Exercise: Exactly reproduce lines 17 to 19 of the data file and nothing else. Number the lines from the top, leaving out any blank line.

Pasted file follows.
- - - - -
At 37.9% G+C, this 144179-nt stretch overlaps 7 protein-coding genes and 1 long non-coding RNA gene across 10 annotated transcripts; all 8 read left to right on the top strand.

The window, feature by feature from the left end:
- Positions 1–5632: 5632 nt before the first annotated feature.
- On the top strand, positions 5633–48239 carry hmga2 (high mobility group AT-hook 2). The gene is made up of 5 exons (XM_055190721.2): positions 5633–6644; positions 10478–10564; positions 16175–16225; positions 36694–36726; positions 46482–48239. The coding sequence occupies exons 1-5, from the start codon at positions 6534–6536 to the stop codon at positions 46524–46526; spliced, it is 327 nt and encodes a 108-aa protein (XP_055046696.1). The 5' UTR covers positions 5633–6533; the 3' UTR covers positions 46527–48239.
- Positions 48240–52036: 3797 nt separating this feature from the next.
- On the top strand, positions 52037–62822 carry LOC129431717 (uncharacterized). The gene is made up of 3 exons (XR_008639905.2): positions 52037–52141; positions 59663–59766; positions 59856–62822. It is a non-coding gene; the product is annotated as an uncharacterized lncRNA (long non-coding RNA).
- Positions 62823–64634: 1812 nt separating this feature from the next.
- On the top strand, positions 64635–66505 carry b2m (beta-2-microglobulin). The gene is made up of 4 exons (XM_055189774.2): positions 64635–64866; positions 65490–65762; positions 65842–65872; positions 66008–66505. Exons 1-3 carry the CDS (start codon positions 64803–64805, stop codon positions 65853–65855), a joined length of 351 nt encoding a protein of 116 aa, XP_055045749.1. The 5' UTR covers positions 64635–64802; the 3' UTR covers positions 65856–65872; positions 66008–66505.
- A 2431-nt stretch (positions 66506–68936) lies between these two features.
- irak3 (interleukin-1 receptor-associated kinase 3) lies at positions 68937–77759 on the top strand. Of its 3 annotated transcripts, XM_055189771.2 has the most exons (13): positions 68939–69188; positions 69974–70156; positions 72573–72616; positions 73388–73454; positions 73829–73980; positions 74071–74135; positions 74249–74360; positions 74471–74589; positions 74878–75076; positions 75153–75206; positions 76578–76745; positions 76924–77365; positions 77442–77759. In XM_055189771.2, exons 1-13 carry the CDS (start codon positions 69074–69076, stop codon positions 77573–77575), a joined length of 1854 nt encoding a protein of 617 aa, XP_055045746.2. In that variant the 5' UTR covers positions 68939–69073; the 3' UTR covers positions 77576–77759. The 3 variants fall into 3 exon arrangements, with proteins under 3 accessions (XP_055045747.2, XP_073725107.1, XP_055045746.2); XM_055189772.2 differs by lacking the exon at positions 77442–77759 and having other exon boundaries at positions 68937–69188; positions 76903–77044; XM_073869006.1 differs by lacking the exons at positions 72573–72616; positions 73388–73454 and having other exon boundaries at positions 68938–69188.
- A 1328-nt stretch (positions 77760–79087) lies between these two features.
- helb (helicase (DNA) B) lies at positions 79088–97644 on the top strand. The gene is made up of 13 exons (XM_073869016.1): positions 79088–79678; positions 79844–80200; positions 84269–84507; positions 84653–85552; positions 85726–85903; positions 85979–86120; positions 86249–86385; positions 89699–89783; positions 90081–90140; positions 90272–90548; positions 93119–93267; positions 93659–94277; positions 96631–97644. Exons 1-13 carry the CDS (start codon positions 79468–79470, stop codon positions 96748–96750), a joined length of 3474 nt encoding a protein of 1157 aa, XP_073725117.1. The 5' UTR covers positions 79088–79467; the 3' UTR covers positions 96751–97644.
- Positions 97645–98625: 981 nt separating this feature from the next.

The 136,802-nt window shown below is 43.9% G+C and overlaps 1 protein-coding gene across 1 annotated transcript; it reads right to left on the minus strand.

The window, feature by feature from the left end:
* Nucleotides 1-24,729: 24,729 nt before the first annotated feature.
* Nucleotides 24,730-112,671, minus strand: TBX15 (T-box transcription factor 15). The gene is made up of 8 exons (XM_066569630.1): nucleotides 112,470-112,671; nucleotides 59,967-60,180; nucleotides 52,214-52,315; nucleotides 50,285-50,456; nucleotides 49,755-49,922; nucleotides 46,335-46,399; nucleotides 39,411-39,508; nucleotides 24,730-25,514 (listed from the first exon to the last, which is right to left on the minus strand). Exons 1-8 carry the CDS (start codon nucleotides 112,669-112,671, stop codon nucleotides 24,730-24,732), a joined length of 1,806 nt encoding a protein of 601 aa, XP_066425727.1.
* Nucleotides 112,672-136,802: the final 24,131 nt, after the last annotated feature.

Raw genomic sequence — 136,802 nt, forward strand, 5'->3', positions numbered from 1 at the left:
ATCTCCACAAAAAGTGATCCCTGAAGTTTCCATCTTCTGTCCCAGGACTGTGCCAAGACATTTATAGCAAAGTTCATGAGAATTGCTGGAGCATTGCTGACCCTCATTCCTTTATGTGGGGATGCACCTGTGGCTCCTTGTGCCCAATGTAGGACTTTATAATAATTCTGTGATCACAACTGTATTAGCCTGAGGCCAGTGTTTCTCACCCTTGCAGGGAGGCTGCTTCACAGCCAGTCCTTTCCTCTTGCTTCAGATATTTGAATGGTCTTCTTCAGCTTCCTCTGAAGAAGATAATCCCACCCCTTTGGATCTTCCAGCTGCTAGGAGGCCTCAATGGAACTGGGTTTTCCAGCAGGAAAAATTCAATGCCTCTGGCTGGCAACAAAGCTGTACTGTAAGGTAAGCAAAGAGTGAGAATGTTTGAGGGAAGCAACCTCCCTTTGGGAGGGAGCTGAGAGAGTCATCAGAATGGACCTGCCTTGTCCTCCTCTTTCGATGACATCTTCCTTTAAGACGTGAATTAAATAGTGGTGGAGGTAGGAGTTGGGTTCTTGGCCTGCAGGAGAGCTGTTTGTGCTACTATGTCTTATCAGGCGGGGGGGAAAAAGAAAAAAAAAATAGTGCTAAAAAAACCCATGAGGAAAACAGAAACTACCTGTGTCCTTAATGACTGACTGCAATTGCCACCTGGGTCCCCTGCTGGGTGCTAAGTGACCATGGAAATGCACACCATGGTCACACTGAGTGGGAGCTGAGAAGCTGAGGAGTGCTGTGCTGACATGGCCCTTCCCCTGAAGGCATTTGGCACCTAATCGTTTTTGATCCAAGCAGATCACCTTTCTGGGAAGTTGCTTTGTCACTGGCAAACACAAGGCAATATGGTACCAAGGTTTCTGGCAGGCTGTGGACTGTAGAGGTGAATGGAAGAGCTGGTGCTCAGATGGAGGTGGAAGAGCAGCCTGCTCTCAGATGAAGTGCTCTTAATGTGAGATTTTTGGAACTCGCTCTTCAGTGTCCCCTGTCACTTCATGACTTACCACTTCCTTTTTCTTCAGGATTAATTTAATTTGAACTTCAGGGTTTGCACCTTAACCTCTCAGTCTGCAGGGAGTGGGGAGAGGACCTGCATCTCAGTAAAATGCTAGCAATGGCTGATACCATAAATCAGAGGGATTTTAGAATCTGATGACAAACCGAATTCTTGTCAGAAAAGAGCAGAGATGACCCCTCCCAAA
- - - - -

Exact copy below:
* Nucleotides 24,730-112,671, minus strand: TBX15 (T-box transcription factor 15). The gene is made up of 8 exons (XM_066569630.1): nucleotides 112,470-112,671; nucleotides 59,967-60,180; nucleotides 52,214-52,315; nucleotides 50,285-50,456; nucleotides 49,755-49,922; nucleotides 46,335-46,399; nucleotides 39,411-39,508; nucleotides 24,730-25,514 (listed from the first exon to the last, which is right to left on the minus strand). Exons 1-8 carry the CDS (start codon nucleotides 112,669-112,671, stop codon nucleotides 24,730-24,732), a joined length of 1,806 nt encoding a protein of 601 aa, XP_066425727.1.
* Nucleotides 112,672-136,802: the final 24,131 nt, after the last annotated feature.

Raw genomic sequence — 136,802 nt, forward strand, 5'->3', positions numbered from 1 at the left: